Forest preserve set to buy final piece of Des Plaines River Trail

The final missing piece in the Des Plaines River Trail, which stretches more than 30 miles from the Wisconsin border toward Cook County, is in line to be filled after two Lake County Forest Preserve committees approved the purchase of a small parcel of land in Lincolnshire on Thursday, July 10.

A statement released by forest preserve officials said that the nearly $250,000 purchase of the 4.4-acre gap “will have a mighty impact” on the trail, creating a continuous 31.4-mile path rather than requiring users to detour out to Milwaukee Avenue.

“Completing the Des Plaines River Trail has been one of the district’s fundamental goals since the first board,” Lake County Forest Preserve President Ann Maine said. “It was the vision of Forest Preserve founder Ethel Untermyer, so this brings her idea full-circle.”

According to information released by the district, the mostly riverside trail has been under development for 51 years, starting at Russell Road on the north and ending at Lake Cook Road, where it connects to the Cook County Forest Preserve trail system toward Chicago.

The Lincolnshire gap between Riverside Road on the north and Parkway Drive on the south extends just three-tenths of a mile, but it has required bike riders and hikers to leave the trail and head west to Milwaukee Avenue at Aptakisic Road for southbound users and Parkway Drive for those heading north.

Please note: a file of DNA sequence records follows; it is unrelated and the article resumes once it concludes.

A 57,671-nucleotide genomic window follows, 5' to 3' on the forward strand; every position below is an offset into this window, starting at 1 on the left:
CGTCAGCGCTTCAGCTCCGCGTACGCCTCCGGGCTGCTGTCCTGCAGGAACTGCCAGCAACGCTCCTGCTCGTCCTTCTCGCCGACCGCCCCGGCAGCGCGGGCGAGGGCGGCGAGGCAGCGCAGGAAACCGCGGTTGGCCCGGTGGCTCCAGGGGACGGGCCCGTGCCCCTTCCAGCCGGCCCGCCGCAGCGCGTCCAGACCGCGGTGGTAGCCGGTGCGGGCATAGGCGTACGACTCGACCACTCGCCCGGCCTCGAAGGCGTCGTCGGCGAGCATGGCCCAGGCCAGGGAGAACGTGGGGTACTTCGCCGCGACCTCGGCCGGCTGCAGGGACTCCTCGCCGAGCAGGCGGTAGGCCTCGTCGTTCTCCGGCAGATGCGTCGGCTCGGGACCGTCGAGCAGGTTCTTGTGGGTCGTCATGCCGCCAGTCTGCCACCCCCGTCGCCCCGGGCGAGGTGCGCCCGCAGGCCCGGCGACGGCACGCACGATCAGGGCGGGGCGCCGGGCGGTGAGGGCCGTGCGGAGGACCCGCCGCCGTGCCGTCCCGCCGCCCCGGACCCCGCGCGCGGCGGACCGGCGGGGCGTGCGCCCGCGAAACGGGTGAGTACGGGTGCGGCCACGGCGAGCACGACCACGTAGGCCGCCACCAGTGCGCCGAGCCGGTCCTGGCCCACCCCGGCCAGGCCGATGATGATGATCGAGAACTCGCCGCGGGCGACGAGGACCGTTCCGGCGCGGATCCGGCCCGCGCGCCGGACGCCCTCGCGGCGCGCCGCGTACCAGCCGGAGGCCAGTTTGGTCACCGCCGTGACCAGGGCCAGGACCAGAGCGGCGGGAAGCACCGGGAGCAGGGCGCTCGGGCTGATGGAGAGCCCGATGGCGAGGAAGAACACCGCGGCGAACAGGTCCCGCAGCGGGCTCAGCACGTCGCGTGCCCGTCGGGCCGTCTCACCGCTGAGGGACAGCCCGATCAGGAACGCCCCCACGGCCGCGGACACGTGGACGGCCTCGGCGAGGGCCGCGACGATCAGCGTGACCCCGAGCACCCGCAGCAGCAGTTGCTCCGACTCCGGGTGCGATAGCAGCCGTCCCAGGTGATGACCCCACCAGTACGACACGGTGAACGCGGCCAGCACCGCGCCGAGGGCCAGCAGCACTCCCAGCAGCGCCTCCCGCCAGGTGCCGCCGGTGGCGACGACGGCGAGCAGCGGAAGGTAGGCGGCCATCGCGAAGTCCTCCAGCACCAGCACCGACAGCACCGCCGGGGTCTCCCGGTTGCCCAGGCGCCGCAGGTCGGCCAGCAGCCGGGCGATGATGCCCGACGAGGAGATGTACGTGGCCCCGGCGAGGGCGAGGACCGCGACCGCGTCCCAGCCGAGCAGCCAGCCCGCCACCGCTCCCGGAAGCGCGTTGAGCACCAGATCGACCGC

After traveling along the curb, users can then head east back to the trail, which runs along the west side of the Ryerson Conservation Area at that point.

Thursday’s agreement to pay $50,000 per acre for the missing land came from the forest preserve’s Land Preservation and Acquisition and Finance and Administrative committees. The transaction will now go before the full Forest Preserve Board of Commissioners for final approval on July 15, after which officials say a closing is expected within 60 to 90 days.

“Once the land ownership is transferred, trail engineering and permitting will start,” the district statement added. “Construction is expected to begin in spring 2015 and be complete in summer 2015. Until trail construction is complete, the public is asked to refrain from entering the property, since it will not be safe for access until all improvements have been made.”

The Des Plaines trail runs through 12 forest preserves and provides direct links to regional paths that include the Millennium Trail and the North Shore Bike Path, which in turn links to the McClory Trail.

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